SIXTEEN-YEAR-OLD Karen Harding sang her heart out to win the first Music Means Life final.

The X Factor-style event, which attracted hundreds of fans to the Rainton Meadow Arena in Durham City, was the first teen talent contest of its kind and was held in aid of the new teenage cancer unit at the Royal Victoria Infirmary, in Newcastle.

Gary Thompson, the North- East music mogul who launched the competition last year, was so impressed by the response - 3,000 acts entered - that he plans to make it an annual event.

Karen, who lives in Consett, County Durham, and is a student at the town's Riverside Community Technology College, won over the audience and judges on Thursday night with her powerful performance.

The ambitious teenager, who has been singing in public since she was seven, won a trophy, a recording contract for an album and a management deal.

"This is what I have always wanted to do. It's wonderful. I can hardly believe it," said Karen, who was supported by her 18- year-old brother, Philip, mother Nita and friends.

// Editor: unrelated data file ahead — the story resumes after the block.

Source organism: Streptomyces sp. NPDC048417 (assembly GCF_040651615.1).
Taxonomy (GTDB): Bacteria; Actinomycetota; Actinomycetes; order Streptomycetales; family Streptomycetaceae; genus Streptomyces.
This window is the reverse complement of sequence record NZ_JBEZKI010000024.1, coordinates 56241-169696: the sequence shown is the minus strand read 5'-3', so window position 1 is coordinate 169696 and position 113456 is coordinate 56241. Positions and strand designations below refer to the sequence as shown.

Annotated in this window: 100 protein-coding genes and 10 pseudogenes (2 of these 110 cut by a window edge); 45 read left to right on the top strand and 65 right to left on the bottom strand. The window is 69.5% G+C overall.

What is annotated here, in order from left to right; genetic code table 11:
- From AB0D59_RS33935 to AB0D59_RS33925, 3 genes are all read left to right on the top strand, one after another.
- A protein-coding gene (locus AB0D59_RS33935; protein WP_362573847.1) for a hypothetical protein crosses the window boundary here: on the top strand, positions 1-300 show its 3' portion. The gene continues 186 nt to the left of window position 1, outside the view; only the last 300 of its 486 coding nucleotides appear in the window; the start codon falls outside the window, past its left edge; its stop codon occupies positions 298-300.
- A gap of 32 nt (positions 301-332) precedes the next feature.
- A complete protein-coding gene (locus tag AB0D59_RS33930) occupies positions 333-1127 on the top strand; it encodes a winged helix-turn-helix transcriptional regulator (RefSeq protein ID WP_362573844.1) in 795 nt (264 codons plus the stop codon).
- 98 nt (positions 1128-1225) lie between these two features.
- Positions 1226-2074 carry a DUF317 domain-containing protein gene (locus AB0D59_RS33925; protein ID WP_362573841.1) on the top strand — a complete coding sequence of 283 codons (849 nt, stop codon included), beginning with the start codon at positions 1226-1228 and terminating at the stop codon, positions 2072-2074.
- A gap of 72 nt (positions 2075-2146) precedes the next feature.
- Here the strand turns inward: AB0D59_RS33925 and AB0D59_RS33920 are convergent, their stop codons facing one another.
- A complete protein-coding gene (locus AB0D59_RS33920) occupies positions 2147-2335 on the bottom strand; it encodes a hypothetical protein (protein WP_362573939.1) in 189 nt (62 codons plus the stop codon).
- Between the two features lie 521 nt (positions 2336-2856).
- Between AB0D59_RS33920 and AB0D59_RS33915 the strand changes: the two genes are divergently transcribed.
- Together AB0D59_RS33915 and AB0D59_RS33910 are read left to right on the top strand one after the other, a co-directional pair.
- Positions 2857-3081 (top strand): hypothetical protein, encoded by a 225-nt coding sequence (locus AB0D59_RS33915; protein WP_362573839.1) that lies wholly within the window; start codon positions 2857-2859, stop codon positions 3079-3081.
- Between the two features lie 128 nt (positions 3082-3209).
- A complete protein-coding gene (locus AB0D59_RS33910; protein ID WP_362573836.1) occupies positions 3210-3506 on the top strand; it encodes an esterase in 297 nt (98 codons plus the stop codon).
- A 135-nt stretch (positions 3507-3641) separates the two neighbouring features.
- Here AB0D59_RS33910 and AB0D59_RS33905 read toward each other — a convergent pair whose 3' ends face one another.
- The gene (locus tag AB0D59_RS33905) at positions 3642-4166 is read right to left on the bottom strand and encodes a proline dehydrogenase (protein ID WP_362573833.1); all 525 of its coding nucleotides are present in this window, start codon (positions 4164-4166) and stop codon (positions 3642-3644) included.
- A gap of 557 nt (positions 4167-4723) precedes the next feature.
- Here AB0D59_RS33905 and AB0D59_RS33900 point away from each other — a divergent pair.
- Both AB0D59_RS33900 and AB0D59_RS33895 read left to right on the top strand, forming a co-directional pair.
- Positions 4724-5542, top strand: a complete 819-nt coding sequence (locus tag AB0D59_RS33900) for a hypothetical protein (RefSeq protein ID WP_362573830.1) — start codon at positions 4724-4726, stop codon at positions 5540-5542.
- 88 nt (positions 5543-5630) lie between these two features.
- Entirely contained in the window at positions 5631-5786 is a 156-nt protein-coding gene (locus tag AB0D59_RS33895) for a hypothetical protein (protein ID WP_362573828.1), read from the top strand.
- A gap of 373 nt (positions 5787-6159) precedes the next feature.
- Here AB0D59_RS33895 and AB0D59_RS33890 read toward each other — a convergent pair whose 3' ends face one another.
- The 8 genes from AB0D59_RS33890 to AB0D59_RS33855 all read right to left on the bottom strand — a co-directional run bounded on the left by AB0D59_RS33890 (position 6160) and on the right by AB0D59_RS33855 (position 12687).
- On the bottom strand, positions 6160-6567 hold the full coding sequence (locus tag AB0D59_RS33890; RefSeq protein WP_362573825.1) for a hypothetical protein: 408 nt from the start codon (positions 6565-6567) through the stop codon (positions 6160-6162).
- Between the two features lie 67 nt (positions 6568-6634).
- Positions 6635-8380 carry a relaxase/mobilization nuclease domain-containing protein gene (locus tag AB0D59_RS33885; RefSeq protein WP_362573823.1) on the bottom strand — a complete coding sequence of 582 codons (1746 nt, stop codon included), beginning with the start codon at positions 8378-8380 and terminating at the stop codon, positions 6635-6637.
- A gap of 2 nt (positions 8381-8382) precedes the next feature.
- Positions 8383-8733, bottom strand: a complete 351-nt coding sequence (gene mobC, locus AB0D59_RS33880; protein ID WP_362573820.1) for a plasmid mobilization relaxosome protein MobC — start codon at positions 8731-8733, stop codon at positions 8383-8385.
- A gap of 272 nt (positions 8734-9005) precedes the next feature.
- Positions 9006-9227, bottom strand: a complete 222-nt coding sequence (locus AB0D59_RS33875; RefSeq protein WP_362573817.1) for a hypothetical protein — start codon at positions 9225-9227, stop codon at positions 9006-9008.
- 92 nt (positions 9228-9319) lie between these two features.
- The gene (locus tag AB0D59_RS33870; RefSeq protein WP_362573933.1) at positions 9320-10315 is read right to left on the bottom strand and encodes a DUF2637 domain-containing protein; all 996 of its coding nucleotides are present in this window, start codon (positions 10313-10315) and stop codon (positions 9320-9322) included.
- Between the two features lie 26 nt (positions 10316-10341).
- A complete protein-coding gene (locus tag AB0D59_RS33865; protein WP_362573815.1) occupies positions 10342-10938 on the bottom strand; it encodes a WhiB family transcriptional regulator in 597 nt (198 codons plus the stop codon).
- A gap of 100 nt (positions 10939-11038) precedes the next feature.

"I feel this will open many doors for me. I can't wait to record my first album."

Mr Thompson said: "I think this young lady has a big career ahead and I can't wait to get into the studio and record her album."

Simon Davies, chief executive of the Teenage Cancer Trust, said: "Music Means Life has been all about young talent in the North-East raising the profile of the Teenage Cancer Trust and essential funds for our new unit, which is being built right now."

Second place went to Amber Glover, 17, from Sunderland.

In joint third was Joe McElderry, from South Shields, South Tyneside, and the only band to get through on the night, Definitive - duo Rachel Ward, 16, from Sunderland, and Sally Carr, 17, from Hartlepool.

Dire Straits' Alan Clark, actor Tim Healy an Stocksfield singer Jamie Squire bought the house down with a half hour jamming